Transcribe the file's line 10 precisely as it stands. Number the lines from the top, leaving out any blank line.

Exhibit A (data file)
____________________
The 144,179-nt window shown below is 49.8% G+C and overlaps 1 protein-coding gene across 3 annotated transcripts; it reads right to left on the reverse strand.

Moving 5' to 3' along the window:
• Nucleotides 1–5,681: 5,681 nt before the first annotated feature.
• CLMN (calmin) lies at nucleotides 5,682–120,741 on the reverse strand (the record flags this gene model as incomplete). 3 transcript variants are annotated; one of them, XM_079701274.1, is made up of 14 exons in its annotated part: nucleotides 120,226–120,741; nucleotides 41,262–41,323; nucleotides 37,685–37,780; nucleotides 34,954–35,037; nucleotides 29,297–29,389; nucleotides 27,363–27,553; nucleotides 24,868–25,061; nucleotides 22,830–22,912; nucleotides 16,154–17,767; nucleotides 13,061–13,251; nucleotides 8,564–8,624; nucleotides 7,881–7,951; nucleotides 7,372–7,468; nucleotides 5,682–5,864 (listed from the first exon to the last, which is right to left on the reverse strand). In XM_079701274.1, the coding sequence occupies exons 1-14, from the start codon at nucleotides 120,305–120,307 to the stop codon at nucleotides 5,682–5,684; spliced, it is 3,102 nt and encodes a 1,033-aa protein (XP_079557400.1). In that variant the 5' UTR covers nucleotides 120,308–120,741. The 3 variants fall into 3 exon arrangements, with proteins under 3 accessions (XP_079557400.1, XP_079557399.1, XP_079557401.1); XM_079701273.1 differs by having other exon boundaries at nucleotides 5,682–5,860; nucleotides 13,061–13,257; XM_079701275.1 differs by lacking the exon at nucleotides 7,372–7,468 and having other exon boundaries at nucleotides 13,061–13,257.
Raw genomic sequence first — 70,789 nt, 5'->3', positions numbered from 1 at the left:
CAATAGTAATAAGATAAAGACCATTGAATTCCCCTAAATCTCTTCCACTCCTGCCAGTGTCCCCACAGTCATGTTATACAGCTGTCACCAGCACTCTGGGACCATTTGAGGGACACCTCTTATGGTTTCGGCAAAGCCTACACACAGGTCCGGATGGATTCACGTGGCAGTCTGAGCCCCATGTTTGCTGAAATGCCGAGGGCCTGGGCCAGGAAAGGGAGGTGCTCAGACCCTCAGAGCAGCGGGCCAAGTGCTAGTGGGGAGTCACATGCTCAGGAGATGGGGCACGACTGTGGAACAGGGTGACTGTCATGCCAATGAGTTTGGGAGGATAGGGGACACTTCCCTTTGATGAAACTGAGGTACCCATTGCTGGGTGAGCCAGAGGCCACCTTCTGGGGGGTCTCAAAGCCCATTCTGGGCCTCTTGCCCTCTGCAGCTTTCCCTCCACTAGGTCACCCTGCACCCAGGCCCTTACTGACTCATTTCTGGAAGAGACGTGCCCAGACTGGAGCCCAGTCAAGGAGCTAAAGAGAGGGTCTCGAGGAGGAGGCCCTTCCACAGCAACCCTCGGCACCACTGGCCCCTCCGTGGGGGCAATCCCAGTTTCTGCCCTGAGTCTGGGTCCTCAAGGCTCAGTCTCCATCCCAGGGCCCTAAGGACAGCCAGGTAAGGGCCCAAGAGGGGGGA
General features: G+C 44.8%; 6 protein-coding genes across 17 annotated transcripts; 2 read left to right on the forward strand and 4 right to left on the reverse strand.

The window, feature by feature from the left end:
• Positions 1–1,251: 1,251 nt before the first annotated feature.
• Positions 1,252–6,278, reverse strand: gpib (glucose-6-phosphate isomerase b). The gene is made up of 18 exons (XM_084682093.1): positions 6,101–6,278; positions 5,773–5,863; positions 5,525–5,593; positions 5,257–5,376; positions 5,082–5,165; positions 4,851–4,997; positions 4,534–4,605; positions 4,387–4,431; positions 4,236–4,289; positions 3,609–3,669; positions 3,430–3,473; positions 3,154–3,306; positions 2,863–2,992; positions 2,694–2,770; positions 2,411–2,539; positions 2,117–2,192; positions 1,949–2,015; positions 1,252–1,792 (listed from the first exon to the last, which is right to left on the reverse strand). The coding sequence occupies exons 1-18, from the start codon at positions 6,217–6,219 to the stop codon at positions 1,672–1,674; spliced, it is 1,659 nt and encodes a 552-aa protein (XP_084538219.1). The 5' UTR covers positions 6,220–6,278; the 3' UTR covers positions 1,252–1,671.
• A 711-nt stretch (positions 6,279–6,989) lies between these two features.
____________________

• Positions 1,252–6,278, reverse strand: gpib (glucose-6-phosphate isomerase b). The gene is made up of 18 exons (XM_084682093.1): positions 6,101–6,278; positions 5,773–5,863; positions 5,525–5,593; positions 5,257–5,376; positions 5,082–5,165; positions 4,851–4,997; positions 4,534–4,605; positions 4,387–4,431; positions 4,236–4,289; positions 3,609–3,669; positions 3,430–3,473; positions 3,154–3,306; positions 2,863–2,992; positions 2,694–2,770; positions 2,411–2,539; positions 2,117–2,192; positions 1,949–2,015; positions 1,252–1,792 (listed from the first exon to the last, which is right to left on the reverse strand). The coding sequence occupies exons 1-18, from the start codon at positions 6,217–6,219 to the stop codon at positions 1,672–1,674; spliced, it is 1,659 nt and encodes a 552-aa protein (XP_084538219.1). The 5' UTR covers positions 6,220–6,278; the 3' UTR covers positions 1,252–1,671.